A four-man contingent of the island's top track-and-field athletes got the opportunity to learn from athletes and coaches in Japan during the Oceania National Olympic Committee Fukuoka Olympic Project. The two-month camp was an intensive training session aimed at honing the talents and improving the skills of the island's Oceania athletes in preparation for the 2020 Tokyo Olympics.

The team – Richelle Tugade, Genina Criss, Paul Dimalanta and Raymond Terry – spent hours on the track working on fundamentals during their stay in Japan.

"We're training and competing as well," said Criss, adding there were two athletic meets. "Basically, the camp is preparation for the Tokyo 2020 Olympics and is focused on the Oceania athletes."

The training was good, Criss said, adding she could see differences in her performance on the track.

"We've been working on plenty of fundamentals or, as I like to say, basics," she said. "This means ... endless ... drills using mini hurdles, ladder drills, form drills, and speed drills."

Criss said it's been great to work on basics.

"We can get so caught up on the workouts that we start to neglect the littlest things which end up making the biggest difference in race results," she said.

The biggest difference has been the daily training, said Tugade.

"Training here, so far, is definitely different compared to back home." said Tugade, who recently won several medals at the 2018 Micronesia Games in Colonia, Yap, and represented Guam at 2019 Pacific Games in Apia, Samoa.

"I’m learning many new techniques that have really taught me how to correct my form and warm up my body. ... Everything here is new to me, and for sure I’m going to incorporate it into my workouts back home."

Tugade said hurdling is where she can see the biggest growth and the most opportunity for the island's athletes.

"I could also use what I learned here to teach others back home, especially with the hurdles since there aren’t many hurdling coaches on Guam," she said. "I’ve definitely learned new drills that work on strengthening hurdle technique."

Working with the Japanese coaches and their athletes in Fukuoka allowed the athletes to approach the sport without outside influences, such as work or school.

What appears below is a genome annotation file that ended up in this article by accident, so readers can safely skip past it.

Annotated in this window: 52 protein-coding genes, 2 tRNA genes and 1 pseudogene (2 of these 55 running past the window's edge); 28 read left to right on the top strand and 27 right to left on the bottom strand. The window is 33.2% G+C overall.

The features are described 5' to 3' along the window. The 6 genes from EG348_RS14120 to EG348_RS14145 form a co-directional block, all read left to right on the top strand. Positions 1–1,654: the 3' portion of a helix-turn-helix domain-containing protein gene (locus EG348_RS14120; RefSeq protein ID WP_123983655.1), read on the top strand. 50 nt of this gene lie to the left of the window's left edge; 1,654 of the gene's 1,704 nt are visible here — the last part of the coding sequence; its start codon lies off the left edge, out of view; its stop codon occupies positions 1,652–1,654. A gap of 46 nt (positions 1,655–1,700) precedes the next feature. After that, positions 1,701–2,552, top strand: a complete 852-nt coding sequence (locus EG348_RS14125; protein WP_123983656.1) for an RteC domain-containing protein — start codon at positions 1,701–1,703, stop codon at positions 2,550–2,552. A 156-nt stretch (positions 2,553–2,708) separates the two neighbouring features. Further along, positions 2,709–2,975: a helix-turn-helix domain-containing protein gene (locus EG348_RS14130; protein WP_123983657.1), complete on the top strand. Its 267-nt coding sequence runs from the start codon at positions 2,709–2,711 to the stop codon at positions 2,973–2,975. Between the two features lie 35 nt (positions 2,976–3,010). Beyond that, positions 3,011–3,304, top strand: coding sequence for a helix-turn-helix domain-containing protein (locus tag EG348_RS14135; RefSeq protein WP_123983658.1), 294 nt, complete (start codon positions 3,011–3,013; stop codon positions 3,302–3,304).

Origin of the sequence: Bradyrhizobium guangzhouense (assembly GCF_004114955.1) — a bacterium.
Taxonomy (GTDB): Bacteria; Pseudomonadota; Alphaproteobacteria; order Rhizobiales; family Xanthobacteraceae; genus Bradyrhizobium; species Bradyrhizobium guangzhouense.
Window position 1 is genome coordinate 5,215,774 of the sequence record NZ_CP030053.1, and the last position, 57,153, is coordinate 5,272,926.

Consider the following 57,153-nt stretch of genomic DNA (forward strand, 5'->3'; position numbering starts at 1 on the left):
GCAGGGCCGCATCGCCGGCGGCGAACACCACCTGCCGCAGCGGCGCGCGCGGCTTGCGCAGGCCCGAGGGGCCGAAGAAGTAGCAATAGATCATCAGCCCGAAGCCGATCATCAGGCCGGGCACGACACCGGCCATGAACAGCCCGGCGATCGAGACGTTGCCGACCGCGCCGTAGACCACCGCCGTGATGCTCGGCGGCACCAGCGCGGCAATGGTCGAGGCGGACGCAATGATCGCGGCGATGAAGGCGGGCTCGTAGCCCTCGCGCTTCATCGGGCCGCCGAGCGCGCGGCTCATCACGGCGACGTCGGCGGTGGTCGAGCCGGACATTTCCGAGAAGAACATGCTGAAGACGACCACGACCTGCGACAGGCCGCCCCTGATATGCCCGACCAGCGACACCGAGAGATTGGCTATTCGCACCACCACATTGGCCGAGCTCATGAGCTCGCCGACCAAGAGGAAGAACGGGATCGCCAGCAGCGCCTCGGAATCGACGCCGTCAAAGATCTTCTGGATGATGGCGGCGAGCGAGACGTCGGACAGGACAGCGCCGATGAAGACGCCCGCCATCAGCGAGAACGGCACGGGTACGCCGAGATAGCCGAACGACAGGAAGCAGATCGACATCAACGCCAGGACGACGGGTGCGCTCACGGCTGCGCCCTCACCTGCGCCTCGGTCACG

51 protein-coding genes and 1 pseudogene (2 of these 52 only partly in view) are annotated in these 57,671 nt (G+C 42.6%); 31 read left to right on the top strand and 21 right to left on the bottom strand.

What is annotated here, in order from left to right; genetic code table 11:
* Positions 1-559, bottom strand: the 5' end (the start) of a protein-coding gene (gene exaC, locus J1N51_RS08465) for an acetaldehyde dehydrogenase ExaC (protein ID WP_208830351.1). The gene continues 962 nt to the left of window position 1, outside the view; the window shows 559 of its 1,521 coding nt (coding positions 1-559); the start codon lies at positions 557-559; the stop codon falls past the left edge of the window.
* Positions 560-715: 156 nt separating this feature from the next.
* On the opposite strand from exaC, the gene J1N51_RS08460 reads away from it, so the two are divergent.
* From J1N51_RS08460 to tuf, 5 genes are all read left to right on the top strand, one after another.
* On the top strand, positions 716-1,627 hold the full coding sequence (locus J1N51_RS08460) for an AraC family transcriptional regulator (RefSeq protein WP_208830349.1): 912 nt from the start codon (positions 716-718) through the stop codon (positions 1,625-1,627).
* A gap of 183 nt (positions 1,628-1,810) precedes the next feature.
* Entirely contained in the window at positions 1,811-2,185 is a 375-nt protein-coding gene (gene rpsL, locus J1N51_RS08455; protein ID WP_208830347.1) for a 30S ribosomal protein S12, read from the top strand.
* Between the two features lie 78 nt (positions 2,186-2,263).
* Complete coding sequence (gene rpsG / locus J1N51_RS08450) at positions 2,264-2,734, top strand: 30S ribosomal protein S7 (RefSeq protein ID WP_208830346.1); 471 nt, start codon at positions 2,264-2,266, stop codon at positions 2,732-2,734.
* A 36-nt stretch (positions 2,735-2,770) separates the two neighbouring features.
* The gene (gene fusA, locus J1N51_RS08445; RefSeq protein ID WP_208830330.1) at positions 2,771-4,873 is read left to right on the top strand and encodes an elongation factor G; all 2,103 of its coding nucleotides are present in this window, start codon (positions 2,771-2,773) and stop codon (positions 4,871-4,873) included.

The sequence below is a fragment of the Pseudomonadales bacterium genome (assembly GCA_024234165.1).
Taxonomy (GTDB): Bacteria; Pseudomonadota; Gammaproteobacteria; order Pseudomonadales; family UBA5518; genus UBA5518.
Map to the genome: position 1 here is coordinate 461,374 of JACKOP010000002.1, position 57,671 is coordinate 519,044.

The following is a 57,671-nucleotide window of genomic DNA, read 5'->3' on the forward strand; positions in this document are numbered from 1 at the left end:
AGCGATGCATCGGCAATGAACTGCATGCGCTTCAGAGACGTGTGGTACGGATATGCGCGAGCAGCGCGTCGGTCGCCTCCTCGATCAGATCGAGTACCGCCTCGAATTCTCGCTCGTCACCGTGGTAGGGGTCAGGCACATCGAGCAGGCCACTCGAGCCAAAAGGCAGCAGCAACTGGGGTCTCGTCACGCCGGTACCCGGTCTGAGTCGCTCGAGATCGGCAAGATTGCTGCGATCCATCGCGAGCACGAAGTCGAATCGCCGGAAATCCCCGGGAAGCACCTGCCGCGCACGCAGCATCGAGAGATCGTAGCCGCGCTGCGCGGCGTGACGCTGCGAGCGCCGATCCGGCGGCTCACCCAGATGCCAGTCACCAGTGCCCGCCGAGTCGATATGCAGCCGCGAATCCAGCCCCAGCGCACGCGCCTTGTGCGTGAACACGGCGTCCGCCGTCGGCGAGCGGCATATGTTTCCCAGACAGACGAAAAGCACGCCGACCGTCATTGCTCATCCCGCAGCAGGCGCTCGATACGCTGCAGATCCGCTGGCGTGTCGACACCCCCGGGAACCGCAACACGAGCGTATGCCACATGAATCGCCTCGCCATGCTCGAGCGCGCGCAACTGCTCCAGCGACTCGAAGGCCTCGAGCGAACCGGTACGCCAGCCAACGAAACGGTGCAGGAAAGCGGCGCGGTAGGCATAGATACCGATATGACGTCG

Once a week, athletes worked with a coach, training for a specific event. For three other days, they worked with another Japanese coach to improve on speed.

"For me, this is a new approach to training as it's mainly focused on speed and not so much on mileage," Criss said.

In a sport where it's the little things that count, Criss said, her coaches have honed in on details that can make a difference in their times. Already, Criss said she has seen an improvement in her technique.

"My strides are becoming more efficient," she said. "It's all the little things that will make a big difference in the long term and that's exactly what we're working on."

Tugade echoed her teammate's sentiments.

"Despite my times, I do feel my body getting stronger," she said. "We usually have two training sessions a day, so that would explain why we’re exhausted. With our weight training, we give ourselves the workout."

For training ideas, Tugade tapped into her other resources, reaching out to her sister, Regine, who is considered one of the faster women in the Marianas and is currently running for the U.S. Naval Academy.

"Since then, I’ve been following her weight training program and I really feel myself getting stronger," she said. "With our training on the track, we have two coaches we see on different days. One of our coaches works on correcting our running form with mini hurdle drills for warmups, and the speed and endurance training for the hard workout."

According to her coaches, Tugade said she is on her way to hitting faster times.

While there has been a lot of work on the track, there has been some down time as well, allowing for the team to see the sights and embrace the local people and their rich culture.

"We have been doing cultural exchanges, which has been terrific!," Criss said. "We get to dive into the Japanese culture while training. Honestly, it's a fun combination."

The school exchanges have been a blessing for the hardworking athletes.

"My favorite part is the opportunity we've had to attend schools and talk to the kids, sharing what we do and why, and hopefully inspiring them as well," she said.

Tugade agreed, adding, she's loving the experience.

"It’s all a new experience for me and I’m one who enjoys new experiences on our free time," she said.